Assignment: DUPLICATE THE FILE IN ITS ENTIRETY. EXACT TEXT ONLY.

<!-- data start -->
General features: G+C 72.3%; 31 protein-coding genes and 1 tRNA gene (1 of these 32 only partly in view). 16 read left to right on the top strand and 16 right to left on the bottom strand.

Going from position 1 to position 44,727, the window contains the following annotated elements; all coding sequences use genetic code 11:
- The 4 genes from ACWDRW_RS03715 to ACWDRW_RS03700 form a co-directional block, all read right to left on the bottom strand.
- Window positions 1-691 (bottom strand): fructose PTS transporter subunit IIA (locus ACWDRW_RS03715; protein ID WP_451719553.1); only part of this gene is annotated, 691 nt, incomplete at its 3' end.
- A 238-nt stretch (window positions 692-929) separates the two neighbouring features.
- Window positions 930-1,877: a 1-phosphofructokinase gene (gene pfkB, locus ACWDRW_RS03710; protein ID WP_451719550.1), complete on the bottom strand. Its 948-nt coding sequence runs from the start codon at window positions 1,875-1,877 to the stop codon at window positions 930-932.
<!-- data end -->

General features: G+C 72.3%; 31 protein-coding genes and 1 tRNA gene (1 of these 32 only partly in view). 16 read left to right on the top strand and 16 right to left on the bottom strand.

Going from position 1 to position 44,727, the window contains the following annotated elements; all coding sequences use genetic code 11:
- The 4 genes from ACWDRW_RS03715 to ACWDRW_RS03700 form a co-directional block, all read right to left on the bottom strand.
- Window positions 1-691 (bottom strand): fructose PTS transporter subunit IIA (locus ACWDRW_RS03715; protein ID WP_451719553.1); only part of this gene is annotated, 691 nt, incomplete at its 3' end.
- A 238-nt stretch (window positions 692-929) separates the two neighbouring features.
- Window positions 930-1,877: a 1-phosphofructokinase gene (gene pfkB, locus ACWDRW_RS03710; protein ID WP_451719550.1), complete on the bottom strand. Its 948-nt coding sequence runs from the start codon at window positions 1,875-1,877 to the stop codon at window positions 930-932.